Our Economics

The Global Carbon index provides a visualization format that bridges the fields of economics and environmental remote sensing and uses productivity data as a proxy for pricing ecosystem goods and services, particularly carbon sequestration. This format employs a standard market productivity time-series design commonly used to track financial instruments such as stocks and mutual funds.

Current industrial use of raw materials includes a pricing policy that routinely neglects external costs. This has resulted in climate change, and engendered “market failure on the greatest scale the world has seen” (Stern, 2007).  Attempts to mitigate the results of this market failure have centered on formulating carbon cap and trade, with carbon priced by quite circuitous means. Carbon pricing is performed inefficiently by centrally-planned market committees using complicated estimates of social value, marginal carbon abatement costs, and a variety of discount rates. This approach to pricing any commodity is contrary to basic economic theory.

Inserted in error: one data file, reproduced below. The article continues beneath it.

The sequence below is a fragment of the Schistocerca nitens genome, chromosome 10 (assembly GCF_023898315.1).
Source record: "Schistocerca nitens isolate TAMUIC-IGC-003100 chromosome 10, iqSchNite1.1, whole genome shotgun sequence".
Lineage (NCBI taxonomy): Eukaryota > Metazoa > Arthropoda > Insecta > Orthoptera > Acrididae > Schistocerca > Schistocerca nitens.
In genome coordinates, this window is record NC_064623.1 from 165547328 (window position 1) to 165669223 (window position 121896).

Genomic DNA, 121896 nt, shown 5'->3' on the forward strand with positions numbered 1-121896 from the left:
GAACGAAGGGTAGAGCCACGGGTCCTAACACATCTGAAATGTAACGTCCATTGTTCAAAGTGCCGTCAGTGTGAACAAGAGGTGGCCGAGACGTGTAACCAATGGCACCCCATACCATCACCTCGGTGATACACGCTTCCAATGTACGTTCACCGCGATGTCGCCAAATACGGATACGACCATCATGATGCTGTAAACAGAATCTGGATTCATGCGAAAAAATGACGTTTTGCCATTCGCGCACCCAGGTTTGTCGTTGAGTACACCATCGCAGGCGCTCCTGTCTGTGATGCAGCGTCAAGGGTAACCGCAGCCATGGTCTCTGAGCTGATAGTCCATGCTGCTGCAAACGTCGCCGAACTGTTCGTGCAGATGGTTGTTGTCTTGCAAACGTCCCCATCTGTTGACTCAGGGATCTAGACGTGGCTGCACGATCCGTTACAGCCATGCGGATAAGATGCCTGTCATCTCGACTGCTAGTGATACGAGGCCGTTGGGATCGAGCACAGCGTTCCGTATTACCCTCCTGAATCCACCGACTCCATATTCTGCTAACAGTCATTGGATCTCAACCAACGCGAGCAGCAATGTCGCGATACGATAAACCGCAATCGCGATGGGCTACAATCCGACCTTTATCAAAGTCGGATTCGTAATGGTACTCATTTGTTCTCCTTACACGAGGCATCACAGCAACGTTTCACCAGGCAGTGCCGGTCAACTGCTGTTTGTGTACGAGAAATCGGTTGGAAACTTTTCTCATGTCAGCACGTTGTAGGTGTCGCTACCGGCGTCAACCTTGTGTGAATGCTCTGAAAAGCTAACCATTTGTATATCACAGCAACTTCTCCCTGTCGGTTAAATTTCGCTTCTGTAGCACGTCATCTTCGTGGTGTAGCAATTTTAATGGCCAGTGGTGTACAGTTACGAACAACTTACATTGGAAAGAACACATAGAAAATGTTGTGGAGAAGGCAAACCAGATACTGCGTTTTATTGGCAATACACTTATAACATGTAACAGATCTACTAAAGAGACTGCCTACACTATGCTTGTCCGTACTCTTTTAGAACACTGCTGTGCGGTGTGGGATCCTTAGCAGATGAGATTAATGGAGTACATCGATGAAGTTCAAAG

There is a demand for sequestration of anthropogenic carbon that is being priced inefficiently. Carbon can be sequestered more safely and reliably in healthy ecosystems than in engineered solutions. Healthy ecosystems also provide substantial external value, including enhanced fresh water resources and increased biodiversity.

Current carbon sequestration efforts are geared toward expensive engineered carbon abatement solutions because these methods provide decision-makers with a definitive, quantifiable product. Terrestrial ecosystem productivity and associated carbon sequestration capacity and value is treated as a resource limited to only a vague and qualitative value. Though rich data exists, a global estimation of carbon sequestration values has not assessed multiple ecosystems on a global scale in monetary terms, and the carbon sequestration services provided by these ecosystems are largely ignored.

The Global Carbon Index uses a traditional stock chart format visualization and a commodities trading annualization approach to assessing ecosystem productivity in order to quantify carbon sequestration values. By making the data simple and accessible, and the calculations and source data transparent, iretaining and enhancing the world's most productive lands becomes a viable alternative for carbon sequestration services.